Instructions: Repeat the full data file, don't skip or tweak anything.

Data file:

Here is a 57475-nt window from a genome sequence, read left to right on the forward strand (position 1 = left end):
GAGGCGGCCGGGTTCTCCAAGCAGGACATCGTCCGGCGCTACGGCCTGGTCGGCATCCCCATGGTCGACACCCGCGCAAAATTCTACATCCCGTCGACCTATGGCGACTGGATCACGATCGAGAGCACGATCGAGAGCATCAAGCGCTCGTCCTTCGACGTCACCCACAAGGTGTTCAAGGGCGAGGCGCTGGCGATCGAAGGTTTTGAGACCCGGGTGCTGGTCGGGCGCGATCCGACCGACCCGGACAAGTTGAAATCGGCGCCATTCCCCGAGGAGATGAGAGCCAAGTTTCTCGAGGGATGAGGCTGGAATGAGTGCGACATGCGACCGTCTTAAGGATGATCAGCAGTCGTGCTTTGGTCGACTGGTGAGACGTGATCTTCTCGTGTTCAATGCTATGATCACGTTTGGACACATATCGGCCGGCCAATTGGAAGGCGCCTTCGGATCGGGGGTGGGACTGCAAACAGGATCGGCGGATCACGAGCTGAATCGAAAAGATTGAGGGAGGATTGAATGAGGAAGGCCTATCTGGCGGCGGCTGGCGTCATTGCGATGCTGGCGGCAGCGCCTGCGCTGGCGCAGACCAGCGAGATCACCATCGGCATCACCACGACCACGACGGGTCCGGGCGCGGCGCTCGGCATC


Here is a 57475-nt window from a genome sequence, read left to right on the forward strand (position 1 = left end):
GAGGCGGCCGGGTTCTCCAAGCAGGACATCGTCCGGCGCTACGGCCTGGTCGGCATCCCCATGGTCGACACCCGCGCAAAATTCTACATCCCGTCGACCTATGGCGACTGGATCACGATCGAGAGCACGATCGAGAGCATCAAGCGCTCGTCCTTCGACGTCACCCACAAGGTGTTCAAGGGCGAGGCGCTGGCGATCGAAGGTTTTGAGACCCGGGTGCTGGTCGGGCGCGATCCGACCGACCCGGACAAGTTGAAATCGGCGCCATTCCCCGAGGAGATGAGAGCCAAGTTTCTCGAGGGATGAGGCTGGAATGAGTGCGACATGCGACCGTCTTAAGGATGATCAGCAGTCGTGCTTTGGTCGACTGGTGAGACGTGATCTTCTCGTGTTCAATGCTATGATCACGTTTGGACACATATCGGCCGGCCAATTGGAAGGCGCCTTCGGATCGGGGGTGGGACTGCAAACAGGATCGGCGGATCACGAGCTGAATCGAAAAGATTGAGGGAGGATTGAATGAGGAAGGCCTATCTGGCGGCGGCTGGCGTCATTGCGATGCTGGCGGCAGCGCCTGCGCTGGCGCAGACCAGCGAGATCACCATCGGCATCACCACGACCACGACGGGTCCGGGCGCGGCGCTCGGCATC